We have to break down the regulations governments seem so set on putting into place. Of course above all we have to destroy the underground economy which saps dollars from our entire system of our social safety net. I come back to tax reform and a flat tax system. If people saw a fair tax system they would not mind paying the tax. It would be lower and they would not need to be part of the underground economy. Things like the GST have driven people to become criminals. That will continue unless there is a massive reform of the tax system.
We need to look at self-funding of the whole UI program. It should never have to depend on government. It should be a temporary program. Above all, we can certainly consider the concept of working for UI. I do not believe UI is something someone should expect. People could easily work for it and it would then start to mean something.
We must lower federal taxes. We must return a lot of the programs to the delivery level which is at the provincial and municipal levels of government.
Let us look at the fourth area, social programs and the welfare area. There will always be people in our society who need help. The problem is that number has grown. It is like the Australians. For so many years they brought their young people up to say: "I do not mind going on pogey. It is expected of me and I can enjoy the beach". We have to change the atmosphere and environment which creates that sort of thinking. Everyone knows about the abuses. It is the government's job to provide an environment in which jobs can be provided for the people.
Through our education system we must provide the pride of a work ethic and certainly in some cases even prime the pump through training. Above all we have to get people off the dole and out working with some pride for their country.
On the health care system Canadians want the very best. If there is one area we really do not want to sacrifice that certainly would have to be it. I do not believe we need to sacrifice it. It seems so often when we downsize in the health care system we go after the beds and the nurses instead of going after the other end. A great deal of savings could be had from looking at the administration end of things rather than the other end.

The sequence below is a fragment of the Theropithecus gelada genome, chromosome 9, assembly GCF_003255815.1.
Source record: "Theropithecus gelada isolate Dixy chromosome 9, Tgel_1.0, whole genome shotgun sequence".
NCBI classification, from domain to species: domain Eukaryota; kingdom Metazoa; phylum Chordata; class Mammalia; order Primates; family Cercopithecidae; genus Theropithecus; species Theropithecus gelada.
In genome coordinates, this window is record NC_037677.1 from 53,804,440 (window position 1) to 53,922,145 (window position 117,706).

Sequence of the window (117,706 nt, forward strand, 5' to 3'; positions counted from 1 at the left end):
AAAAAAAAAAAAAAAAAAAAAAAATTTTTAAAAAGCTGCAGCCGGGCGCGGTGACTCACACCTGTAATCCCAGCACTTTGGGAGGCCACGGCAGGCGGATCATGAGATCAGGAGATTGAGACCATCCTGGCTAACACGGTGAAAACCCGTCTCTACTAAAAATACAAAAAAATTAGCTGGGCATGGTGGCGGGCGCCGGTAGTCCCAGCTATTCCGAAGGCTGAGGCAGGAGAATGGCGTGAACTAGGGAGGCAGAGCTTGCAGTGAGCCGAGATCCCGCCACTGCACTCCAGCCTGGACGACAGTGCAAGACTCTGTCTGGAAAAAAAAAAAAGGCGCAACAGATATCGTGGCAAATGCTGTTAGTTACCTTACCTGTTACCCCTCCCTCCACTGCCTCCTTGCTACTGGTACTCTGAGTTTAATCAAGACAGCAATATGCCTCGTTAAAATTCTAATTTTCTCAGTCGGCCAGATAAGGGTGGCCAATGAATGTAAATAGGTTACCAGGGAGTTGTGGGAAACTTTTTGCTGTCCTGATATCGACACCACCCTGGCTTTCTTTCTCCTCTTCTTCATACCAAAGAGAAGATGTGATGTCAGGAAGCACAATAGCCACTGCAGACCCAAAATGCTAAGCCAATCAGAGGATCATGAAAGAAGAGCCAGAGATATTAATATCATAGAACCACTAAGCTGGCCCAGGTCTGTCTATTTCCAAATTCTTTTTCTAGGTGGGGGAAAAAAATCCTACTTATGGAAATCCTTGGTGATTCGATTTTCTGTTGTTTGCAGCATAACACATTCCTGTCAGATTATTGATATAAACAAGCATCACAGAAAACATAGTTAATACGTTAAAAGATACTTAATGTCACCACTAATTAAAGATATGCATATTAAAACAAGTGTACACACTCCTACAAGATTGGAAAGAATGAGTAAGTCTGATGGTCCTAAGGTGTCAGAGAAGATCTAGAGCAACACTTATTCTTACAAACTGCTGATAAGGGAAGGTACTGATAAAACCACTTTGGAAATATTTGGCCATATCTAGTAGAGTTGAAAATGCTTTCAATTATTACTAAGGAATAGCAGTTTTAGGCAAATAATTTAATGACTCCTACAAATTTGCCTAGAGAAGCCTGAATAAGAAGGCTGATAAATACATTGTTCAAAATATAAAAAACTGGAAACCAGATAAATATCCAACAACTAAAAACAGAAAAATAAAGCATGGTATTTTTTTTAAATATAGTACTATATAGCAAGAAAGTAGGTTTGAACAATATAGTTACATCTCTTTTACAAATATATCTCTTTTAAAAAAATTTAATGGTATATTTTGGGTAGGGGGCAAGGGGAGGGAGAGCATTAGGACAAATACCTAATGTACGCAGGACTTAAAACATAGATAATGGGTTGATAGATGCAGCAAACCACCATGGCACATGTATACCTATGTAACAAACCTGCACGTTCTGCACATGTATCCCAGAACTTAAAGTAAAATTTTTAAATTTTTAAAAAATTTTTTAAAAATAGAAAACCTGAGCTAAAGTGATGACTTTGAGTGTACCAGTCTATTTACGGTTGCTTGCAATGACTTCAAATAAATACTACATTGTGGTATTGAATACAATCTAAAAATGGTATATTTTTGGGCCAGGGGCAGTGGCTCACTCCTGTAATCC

Post-secondary education is our future and another area we cannot sacrifice. From working in the foreign affairs area many of us realize what we have in terms of our advanced education system. It was probably best brought home to me this summer when I was visiting with Swedish businessmen in Stockholm, Sweden. They said that over the course of the last three years they had hired 700 Canadian graduates to work in Swedish invested companies in Canada. They said that they would always hire Canadians over Americans or anybody else because of the training and reliability of the Canadian graduate. That is something we should be proud of.
For the last seven years the Reform Party has had the voucher system as part of its program. This system should be examined and looked at. It might not be the answer to everything but it should at least be looked at as another way to provide some accountability in our advanced education institutions. There should be some competition for the students. It is a more positive system if students are controlling that through vouchers.
Again we come back to the top heavy nature of administration. I am sure that in examining our educational institutions savings can be made and efficiencies can be found.
In conclusion, instead of carrying on more and more studies, I say for the hon. member across the way that he missed my portion on the flat tax-